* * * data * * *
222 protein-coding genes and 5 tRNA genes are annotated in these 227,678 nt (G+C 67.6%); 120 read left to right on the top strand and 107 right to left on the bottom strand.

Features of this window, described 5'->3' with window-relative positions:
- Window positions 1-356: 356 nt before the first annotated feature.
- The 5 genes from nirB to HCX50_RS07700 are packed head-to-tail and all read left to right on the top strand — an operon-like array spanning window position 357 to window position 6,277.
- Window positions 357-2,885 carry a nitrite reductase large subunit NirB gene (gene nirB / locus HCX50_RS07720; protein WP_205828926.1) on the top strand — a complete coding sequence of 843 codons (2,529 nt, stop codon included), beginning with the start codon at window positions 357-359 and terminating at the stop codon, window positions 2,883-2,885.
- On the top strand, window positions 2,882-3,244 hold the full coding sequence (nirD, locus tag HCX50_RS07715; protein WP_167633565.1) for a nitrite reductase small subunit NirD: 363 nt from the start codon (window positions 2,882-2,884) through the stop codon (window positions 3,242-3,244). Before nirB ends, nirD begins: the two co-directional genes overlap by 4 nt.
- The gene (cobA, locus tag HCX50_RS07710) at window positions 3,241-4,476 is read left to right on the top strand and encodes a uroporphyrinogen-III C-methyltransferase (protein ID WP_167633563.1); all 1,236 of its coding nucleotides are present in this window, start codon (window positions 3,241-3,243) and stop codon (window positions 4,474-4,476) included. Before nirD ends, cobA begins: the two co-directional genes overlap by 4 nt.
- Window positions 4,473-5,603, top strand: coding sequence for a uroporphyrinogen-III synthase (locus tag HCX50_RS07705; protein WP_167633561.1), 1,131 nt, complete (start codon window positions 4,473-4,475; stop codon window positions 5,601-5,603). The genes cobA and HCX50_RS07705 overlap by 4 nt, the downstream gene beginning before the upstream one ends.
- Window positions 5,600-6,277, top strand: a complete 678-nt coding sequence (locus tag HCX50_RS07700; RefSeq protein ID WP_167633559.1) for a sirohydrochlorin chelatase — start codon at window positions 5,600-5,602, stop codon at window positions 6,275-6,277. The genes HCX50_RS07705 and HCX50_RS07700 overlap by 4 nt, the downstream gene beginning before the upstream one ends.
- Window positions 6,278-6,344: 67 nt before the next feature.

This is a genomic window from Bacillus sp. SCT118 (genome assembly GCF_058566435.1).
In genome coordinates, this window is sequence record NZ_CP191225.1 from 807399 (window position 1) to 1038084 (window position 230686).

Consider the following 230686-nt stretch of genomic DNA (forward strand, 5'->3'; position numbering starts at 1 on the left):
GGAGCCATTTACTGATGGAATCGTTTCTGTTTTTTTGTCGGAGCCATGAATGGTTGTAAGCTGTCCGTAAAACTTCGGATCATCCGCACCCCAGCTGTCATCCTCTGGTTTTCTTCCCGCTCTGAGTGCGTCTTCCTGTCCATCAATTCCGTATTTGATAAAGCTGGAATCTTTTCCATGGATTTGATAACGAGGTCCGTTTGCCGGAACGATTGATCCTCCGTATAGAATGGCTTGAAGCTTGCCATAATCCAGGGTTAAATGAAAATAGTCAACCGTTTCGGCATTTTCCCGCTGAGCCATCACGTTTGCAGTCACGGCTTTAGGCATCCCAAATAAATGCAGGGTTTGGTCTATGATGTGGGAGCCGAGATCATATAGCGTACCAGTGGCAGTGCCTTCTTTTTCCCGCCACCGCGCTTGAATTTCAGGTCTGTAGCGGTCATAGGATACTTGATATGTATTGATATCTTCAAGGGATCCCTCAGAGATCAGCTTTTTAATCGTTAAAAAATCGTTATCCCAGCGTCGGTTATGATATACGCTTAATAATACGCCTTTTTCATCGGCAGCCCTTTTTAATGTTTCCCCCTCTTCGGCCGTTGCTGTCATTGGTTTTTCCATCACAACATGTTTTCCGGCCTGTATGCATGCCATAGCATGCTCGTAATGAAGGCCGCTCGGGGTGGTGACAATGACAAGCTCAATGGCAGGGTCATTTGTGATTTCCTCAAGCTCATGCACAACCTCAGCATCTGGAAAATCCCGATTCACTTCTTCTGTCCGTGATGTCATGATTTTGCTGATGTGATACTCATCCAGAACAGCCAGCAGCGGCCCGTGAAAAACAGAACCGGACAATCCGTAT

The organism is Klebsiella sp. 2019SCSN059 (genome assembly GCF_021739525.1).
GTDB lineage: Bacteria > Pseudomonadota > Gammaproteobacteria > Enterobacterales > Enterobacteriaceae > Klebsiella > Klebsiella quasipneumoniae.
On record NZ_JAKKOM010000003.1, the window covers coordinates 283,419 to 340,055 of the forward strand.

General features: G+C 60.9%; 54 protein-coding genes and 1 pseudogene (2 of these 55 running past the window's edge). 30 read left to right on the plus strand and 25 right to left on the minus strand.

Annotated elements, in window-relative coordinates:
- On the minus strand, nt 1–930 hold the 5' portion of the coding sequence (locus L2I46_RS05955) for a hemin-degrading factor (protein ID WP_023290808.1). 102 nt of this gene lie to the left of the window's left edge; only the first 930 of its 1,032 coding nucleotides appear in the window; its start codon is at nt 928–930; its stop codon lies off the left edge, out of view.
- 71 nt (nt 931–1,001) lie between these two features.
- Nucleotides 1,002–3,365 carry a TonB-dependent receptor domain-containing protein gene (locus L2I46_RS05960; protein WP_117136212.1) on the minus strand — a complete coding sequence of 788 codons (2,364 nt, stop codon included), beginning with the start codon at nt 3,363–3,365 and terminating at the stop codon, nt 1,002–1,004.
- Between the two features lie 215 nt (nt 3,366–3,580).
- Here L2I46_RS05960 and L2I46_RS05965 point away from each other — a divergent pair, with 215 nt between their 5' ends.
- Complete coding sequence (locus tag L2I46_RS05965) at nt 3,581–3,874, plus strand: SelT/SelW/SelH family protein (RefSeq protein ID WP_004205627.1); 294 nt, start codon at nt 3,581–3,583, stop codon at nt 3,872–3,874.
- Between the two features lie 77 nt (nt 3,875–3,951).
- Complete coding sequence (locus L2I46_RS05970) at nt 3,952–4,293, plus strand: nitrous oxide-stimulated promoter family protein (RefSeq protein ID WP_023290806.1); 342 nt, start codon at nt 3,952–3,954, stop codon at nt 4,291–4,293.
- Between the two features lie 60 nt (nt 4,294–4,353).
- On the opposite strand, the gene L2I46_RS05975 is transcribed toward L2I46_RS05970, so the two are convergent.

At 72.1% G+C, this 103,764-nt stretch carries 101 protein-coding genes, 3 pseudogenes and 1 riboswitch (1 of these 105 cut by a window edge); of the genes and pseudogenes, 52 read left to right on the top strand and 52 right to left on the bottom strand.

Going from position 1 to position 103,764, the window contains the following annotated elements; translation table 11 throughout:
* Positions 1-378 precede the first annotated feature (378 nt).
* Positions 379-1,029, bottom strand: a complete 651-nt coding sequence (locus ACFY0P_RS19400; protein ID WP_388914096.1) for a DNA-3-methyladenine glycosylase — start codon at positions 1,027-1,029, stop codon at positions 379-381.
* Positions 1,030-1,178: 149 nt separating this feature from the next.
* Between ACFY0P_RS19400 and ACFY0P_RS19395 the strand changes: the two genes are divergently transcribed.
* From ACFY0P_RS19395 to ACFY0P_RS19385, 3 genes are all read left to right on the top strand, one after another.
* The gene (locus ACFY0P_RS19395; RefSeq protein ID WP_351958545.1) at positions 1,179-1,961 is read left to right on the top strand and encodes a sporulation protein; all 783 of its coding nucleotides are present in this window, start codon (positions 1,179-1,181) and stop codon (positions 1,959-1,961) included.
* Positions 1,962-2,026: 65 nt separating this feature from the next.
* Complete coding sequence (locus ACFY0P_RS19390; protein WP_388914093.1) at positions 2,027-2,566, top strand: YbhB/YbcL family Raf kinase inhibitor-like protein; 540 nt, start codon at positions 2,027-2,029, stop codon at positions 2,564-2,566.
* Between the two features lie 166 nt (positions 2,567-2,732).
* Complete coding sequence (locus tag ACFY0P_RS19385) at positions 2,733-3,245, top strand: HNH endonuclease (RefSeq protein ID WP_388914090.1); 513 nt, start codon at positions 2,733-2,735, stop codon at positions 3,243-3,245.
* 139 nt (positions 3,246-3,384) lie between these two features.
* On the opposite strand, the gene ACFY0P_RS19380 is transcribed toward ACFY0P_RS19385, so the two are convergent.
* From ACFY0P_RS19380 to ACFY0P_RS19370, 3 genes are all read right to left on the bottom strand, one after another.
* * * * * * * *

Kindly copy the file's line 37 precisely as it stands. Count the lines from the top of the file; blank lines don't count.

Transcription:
* The gene (locus ACFY0P_RS19395; RefSeq protein ID WP_351958545.1) at positions 1,179-1,961 is read left to right on the top strand and encodes a sporulation protein; all 783 of its coding nucleotides are present in this window, start codon (positions 1,179-1,181) and stop codon (positions 1,959-1,961) included.